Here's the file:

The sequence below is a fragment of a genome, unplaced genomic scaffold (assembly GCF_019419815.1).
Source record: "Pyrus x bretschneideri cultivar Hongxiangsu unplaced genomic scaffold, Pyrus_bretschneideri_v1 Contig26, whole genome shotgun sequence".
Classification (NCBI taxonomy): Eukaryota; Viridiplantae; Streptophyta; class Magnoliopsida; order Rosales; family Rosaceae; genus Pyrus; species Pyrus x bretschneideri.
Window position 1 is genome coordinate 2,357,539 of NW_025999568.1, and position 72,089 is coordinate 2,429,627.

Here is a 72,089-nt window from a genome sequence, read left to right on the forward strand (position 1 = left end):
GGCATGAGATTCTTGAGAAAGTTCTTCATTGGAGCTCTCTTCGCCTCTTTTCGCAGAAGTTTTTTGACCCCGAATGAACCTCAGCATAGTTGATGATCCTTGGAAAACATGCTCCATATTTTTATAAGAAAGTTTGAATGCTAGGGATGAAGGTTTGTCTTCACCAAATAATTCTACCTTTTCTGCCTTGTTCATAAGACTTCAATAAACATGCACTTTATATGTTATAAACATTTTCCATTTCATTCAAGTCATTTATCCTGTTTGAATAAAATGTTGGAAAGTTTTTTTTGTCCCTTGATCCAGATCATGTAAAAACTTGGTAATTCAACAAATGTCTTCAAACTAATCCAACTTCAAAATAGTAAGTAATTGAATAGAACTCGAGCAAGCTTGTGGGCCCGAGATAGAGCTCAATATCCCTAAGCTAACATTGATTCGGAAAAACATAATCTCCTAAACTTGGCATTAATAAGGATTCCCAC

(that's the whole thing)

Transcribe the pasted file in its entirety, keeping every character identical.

The sequence below is a fragment of a genome, unplaced genomic scaffold (assembly GCF_019419815.1).
Source record: "Pyrus x bretschneideri cultivar Hongxiangsu unplaced genomic scaffold, Pyrus_bretschneideri_v1 Contig26, whole genome shotgun sequence".
Classification (NCBI taxonomy): Eukaryota; Viridiplantae; Streptophyta; class Magnoliopsida; order Rosales; family Rosaceae; genus Pyrus; species Pyrus x bretschneideri.
Window position 1 is genome coordinate 2,357,539 of NW_025999568.1, and position 72,089 is coordinate 2,429,627.

Here is a 72,089-nt window from a genome sequence, read left to right on the forward strand (position 1 = left end):
GGCATGAGATTCTTGAGAAAGTTCTTCATTGGAGCTCTCTTCGCCTCTTTTCGCAGAAGTTTTTTGACCCCGAATGAACCTCAGCATAGTTGATGATCCTTGGAAAACATGCTCCATATTTTTATAAGAAAGTTTGAATGCTAGGGATGAAGGTTTGTCTTCACCAAATAATTCTACCTTTTCTGCCTTGTTCATAAGACTTCAATAAACATGCACTTTATATGTTATAAACATTTTCCATTTCATTCAAGTCATTTATCCTGTTTGAATAAAATGTTGGAAAGTTTTTTTTGTCCCTTGATCCAGATCATGTAAAAACTTGGTAATTCAACAAATGTCTTCAAACTAATCCAACTTCAAAATAGTAAGTAATTGAATAGAACTCGAGCAAGCTTGTGGGCCCGAGATAGAGCTCAATATCCCTAAGCTAACATTGATTCGGAAAAACATAATCTCCTAAACTTGGCATTAATAAGGATTCCCAC